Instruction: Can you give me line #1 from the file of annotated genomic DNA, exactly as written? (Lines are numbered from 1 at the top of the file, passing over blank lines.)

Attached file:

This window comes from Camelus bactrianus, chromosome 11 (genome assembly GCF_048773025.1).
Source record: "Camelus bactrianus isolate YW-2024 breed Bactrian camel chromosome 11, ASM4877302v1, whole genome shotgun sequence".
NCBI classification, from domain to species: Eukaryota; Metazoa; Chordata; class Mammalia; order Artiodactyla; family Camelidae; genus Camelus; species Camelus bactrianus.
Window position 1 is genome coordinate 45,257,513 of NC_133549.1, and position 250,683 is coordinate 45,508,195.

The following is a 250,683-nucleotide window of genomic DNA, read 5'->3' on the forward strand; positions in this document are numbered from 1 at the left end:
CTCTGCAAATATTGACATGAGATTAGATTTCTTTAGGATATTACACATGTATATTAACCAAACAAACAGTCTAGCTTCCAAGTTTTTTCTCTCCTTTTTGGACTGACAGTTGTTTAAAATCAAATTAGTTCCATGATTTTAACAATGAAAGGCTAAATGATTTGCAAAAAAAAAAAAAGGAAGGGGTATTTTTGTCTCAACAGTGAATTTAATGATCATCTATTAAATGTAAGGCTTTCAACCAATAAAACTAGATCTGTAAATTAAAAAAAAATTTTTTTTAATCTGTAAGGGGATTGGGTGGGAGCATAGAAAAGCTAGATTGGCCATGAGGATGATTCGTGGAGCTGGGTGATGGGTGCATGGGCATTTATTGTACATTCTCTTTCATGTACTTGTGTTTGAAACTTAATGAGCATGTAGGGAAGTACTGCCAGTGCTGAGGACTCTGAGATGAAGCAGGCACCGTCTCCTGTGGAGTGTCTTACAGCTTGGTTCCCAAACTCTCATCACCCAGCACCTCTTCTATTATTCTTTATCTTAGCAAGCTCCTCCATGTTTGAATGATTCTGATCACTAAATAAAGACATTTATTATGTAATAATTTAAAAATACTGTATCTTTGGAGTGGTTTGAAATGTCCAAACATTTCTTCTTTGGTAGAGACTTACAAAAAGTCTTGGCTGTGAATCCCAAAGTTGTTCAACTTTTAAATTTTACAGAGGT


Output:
This window comes from Camelus bactrianus, chromosome 11 (genome assembly GCF_048773025.1).